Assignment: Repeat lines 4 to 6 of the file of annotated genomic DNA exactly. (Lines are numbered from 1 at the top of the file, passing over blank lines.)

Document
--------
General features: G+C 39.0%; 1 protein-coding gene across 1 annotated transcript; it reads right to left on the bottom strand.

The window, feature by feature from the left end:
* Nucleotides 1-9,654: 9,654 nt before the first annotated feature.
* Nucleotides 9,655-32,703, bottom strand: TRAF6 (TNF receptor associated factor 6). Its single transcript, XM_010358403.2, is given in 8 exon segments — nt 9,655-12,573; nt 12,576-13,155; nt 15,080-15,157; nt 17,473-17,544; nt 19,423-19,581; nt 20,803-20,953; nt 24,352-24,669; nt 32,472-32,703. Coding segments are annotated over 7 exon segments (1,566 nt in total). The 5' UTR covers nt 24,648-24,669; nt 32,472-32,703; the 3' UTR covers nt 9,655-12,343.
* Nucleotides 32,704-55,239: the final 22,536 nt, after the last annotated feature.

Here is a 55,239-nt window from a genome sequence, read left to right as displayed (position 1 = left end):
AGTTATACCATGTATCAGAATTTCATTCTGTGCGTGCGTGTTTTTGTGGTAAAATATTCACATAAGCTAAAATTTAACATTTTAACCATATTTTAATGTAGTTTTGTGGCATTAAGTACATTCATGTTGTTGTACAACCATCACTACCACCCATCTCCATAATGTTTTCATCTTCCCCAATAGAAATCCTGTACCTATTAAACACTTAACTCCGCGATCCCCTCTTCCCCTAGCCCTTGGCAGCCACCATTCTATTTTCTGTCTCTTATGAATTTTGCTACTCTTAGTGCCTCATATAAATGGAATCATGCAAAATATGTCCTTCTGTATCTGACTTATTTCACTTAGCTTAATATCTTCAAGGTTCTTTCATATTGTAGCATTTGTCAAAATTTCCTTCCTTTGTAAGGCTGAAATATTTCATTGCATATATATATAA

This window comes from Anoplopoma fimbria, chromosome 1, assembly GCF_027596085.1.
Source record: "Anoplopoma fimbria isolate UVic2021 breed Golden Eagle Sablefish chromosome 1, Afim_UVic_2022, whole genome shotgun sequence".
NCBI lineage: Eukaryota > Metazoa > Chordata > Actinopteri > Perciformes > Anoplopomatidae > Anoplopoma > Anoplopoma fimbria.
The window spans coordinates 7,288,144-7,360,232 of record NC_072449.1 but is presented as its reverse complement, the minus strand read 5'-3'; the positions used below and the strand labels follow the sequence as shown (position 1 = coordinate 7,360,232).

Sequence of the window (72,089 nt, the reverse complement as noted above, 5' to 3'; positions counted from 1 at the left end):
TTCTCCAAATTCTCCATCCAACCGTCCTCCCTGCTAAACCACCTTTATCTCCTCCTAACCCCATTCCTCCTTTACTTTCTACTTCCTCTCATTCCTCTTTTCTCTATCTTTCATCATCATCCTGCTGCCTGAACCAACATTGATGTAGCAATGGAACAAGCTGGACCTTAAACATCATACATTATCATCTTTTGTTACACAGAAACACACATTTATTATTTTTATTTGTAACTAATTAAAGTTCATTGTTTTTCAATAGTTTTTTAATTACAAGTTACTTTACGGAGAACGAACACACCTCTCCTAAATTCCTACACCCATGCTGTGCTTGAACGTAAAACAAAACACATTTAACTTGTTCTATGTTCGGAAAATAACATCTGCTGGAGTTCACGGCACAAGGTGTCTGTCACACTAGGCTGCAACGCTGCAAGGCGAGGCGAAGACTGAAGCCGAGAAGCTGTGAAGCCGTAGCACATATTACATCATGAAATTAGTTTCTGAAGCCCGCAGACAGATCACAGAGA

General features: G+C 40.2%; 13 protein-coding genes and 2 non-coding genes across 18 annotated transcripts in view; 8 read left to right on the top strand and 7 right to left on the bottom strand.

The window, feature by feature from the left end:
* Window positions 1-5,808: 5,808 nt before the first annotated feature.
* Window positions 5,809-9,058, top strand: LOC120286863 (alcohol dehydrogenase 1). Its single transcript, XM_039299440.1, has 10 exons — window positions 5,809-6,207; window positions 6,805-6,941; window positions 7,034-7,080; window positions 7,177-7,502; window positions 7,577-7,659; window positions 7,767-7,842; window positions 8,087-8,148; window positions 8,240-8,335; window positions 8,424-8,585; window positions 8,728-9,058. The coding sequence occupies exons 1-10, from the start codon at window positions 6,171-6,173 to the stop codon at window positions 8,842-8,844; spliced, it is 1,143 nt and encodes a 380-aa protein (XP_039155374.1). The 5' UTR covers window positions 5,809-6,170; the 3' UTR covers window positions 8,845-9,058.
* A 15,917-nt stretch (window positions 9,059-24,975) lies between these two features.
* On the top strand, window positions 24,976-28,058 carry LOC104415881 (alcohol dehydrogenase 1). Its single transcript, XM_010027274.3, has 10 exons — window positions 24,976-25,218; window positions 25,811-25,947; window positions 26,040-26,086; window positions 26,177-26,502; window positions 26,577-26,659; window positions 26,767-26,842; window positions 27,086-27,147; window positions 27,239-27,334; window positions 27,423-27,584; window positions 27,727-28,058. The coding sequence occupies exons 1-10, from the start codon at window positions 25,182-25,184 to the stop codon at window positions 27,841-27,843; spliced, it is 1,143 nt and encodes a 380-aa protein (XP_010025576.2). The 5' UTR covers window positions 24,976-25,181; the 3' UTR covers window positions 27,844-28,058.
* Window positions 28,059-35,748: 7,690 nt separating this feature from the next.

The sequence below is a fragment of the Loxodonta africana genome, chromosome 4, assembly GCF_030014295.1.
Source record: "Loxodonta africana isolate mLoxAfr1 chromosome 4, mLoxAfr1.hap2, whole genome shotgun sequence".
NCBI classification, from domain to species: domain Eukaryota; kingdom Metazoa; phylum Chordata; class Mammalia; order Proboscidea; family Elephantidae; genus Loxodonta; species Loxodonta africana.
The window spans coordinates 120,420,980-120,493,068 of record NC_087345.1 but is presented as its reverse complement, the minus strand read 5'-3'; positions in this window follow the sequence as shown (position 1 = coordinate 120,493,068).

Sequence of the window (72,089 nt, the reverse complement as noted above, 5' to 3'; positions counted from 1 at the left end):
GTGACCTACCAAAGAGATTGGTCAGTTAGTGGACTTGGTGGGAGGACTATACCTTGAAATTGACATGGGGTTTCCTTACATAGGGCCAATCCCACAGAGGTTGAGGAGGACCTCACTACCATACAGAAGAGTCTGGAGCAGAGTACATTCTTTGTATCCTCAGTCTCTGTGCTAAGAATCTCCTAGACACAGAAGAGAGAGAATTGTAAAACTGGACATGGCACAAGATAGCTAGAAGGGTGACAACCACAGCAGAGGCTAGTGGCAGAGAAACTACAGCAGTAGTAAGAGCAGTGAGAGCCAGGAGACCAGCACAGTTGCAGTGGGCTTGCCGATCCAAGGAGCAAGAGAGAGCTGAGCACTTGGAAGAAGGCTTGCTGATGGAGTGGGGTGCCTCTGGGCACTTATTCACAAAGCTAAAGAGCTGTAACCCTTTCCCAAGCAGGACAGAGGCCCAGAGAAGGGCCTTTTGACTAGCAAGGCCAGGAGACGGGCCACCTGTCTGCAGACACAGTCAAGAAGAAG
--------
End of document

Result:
* Nucleotides 9,655-32,703, bottom strand: TRAF6 (TNF receptor associated factor 6). Its single transcript, XM_010358403.2, is given in 8 exon segments — nt 9,655-12,573; nt 12,576-13,155; nt 15,080-15,157; nt 17,473-17,544; nt 19,423-19,581; nt 20,803-20,953; nt 24,352-24,669; nt 32,472-32,703. Coding segments are annotated over 7 exon segments (1,566 nt in total). The 5' UTR covers nt 24,648-24,669; nt 32,472-32,703; the 3' UTR covers nt 9,655-12,343.
* Nucleotides 32,704-55,239: the final 22,536 nt, after the last annotated feature.

Here is a 55,239-nt window from a genome sequence, read left to right as displayed (position 1 = left end):